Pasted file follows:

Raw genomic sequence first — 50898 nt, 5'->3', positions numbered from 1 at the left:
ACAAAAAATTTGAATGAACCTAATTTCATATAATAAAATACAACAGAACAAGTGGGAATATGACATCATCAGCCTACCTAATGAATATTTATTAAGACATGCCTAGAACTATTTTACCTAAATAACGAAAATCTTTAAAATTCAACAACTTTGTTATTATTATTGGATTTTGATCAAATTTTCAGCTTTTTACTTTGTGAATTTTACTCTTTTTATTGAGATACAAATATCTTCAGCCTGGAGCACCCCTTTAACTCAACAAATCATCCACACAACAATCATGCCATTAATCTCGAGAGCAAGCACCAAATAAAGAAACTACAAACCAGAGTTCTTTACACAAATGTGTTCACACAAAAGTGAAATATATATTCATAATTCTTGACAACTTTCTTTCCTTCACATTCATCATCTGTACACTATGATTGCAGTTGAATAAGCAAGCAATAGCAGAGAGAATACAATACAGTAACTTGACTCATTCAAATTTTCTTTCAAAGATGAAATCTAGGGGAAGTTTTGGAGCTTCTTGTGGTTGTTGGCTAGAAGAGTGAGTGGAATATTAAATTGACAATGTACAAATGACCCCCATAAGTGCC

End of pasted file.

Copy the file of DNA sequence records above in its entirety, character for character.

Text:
Raw genomic sequence first — 50898 nt, 5'->3', positions numbered from 1 at the left:
ACAAAAAATTTGAATGAACCTAATTTCATATAATAAAATACAACAGAACAAGTGGGAATATGACATCATCAGCCTACCTAATGAATATTTATTAAGACATGCCTAGAACTATTTTACCTAAATAACGAAAATCTTTAAAATTCAACAACTTTGTTATTATTATTGGATTTTGATCAAATTTTCAGCTTTTTACTTTGTGAATTTTACTCTTTTTATTGAGATACAAATATCTTCAGCCTGGAGCACCCCTTTAACTCAACAAATCATCCACACAACAATCATGCCATTAATCTCGAGAGCAAGCACCAAATAAAGAAACTACAAACCAGAGTTCTTTACACAAATGTGTTCACACAAAAGTGAAATATATATTCATAATTCTTGACAACTTTCTTTCCTTCACATTCATCATCTGTACACTATGATTGCAGTTGAATAAGCAAGCAATAGCAGAGAGAATACAATACAGTAACTTGACTCATTCAAATTTTCTTTCAAAGATGAAATCTAGGGGAAGTTTTGGAGCTTCTTGTGGTTGTTGGCTAGAAGAGTGAGTGGAATATTAAATTGACAATGTACAAATGACCCCCATAAGTGCC